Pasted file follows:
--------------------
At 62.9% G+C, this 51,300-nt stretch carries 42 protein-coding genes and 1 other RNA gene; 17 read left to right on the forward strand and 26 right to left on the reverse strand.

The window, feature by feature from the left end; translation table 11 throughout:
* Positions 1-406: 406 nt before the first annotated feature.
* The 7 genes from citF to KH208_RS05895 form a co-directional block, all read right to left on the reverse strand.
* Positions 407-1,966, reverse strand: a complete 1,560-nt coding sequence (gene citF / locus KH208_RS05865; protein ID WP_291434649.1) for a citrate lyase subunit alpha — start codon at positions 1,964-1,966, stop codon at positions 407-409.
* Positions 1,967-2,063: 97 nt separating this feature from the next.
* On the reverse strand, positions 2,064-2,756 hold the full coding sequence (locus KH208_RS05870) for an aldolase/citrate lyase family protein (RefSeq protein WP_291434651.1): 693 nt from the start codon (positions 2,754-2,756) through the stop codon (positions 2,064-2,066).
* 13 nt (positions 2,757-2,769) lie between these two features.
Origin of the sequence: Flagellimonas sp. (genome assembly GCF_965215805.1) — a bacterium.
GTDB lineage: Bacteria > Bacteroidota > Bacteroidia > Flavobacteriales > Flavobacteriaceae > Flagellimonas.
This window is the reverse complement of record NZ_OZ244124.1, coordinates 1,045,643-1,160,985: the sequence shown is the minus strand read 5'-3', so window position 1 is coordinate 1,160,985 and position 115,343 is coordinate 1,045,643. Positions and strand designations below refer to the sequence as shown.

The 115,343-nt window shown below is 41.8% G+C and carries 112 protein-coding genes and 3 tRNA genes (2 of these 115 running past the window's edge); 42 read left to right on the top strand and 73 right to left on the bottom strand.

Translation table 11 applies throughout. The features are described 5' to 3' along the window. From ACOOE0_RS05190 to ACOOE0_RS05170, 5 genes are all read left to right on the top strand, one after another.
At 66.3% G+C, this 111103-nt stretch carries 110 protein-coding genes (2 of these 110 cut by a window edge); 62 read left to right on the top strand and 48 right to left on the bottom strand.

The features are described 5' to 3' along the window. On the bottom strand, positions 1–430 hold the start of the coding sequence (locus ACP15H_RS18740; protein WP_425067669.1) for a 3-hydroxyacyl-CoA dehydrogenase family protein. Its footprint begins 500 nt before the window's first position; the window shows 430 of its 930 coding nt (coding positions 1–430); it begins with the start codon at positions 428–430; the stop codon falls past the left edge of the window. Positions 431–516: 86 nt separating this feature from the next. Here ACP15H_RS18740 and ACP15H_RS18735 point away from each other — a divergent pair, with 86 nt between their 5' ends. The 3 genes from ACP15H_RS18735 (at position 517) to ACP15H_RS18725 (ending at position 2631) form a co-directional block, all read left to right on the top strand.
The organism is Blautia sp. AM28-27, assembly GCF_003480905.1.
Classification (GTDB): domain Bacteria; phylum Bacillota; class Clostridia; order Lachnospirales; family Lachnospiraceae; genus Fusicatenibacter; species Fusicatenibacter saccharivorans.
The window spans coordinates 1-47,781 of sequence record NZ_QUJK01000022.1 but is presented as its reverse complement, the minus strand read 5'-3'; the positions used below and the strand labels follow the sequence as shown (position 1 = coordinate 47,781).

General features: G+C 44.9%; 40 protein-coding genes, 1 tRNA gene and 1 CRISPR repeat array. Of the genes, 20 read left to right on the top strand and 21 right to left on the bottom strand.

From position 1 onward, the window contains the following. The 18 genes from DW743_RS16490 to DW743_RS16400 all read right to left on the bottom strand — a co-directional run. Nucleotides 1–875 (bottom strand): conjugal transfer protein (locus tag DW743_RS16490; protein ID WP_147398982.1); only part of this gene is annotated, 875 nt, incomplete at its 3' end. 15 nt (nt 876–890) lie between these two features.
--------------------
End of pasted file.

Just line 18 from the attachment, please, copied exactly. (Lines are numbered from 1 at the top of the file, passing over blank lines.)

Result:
The window spans coordinates 1-47,781 of sequence record NZ_QUJK01000022.1 but is presented as its reverse complement, the minus strand read 5'-3'; the positions used below and the strand labels follow the sequence as shown (position 1 = coordinate 47,781).